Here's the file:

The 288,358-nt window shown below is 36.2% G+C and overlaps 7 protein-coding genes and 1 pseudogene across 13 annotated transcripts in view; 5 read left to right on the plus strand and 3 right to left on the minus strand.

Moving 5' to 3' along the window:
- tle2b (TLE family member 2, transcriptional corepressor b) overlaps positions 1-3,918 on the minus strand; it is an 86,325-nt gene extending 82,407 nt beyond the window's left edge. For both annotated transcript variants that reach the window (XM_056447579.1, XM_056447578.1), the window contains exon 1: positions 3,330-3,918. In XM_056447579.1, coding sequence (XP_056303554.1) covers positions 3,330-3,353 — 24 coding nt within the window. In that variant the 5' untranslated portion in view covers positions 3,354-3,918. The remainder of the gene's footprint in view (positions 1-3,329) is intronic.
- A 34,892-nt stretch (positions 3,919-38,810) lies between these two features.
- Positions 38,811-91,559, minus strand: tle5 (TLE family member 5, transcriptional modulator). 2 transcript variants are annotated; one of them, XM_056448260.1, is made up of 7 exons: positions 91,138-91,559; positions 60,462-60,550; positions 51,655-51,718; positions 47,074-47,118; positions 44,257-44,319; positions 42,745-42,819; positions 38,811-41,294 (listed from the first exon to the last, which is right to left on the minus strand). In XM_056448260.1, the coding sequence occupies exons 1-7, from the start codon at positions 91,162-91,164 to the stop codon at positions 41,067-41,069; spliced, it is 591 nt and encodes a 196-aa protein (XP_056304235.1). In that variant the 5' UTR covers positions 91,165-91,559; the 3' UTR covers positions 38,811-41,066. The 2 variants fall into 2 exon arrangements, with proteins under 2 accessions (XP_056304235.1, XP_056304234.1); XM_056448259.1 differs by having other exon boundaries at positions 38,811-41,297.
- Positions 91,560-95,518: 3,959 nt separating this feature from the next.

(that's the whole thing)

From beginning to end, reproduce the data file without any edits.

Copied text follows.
The 288,358-nt window shown below is 36.2% G+C and overlaps 7 protein-coding genes and 1 pseudogene across 13 annotated transcripts in view; 5 read left to right on the plus strand and 3 right to left on the minus strand.

Moving 5' to 3' along the window:
- tle2b (TLE family member 2, transcriptional corepressor b) overlaps positions 1-3,918 on the minus strand; it is an 86,325-nt gene extending 82,407 nt beyond the window's left edge. For both annotated transcript variants that reach the window (XM_056447579.1, XM_056447578.1), the window contains exon 1: positions 3,330-3,918. In XM_056447579.1, coding sequence (XP_056303554.1) covers positions 3,330-3,353 — 24 coding nt within the window. In that variant the 5' untranslated portion in view covers positions 3,354-3,918. The remainder of the gene's footprint in view (positions 1-3,329) is intronic.
- A 34,892-nt stretch (positions 3,919-38,810) lies between these two features.
- Positions 38,811-91,559, minus strand: tle5 (TLE family member 5, transcriptional modulator). 2 transcript variants are annotated; one of them, XM_056448260.1, is made up of 7 exons: positions 91,138-91,559; positions 60,462-60,550; positions 51,655-51,718; positions 47,074-47,118; positions 44,257-44,319; positions 42,745-42,819; positions 38,811-41,294 (listed from the first exon to the last, which is right to left on the minus strand). In XM_056448260.1, the coding sequence occupies exons 1-7, from the start codon at positions 91,162-91,164 to the stop codon at positions 41,067-41,069; spliced, it is 591 nt and encodes a 196-aa protein (XP_056304235.1). In that variant the 5' UTR covers positions 91,165-91,559; the 3' UTR covers positions 38,811-41,066. The 2 variants fall into 2 exon arrangements, with proteins under 2 accessions (XP_056304235.1, XP_056304234.1); XM_056448259.1 differs by having other exon boundaries at positions 38,811-41,297.
- Positions 91,560-95,518: 3,959 nt separating this feature from the next.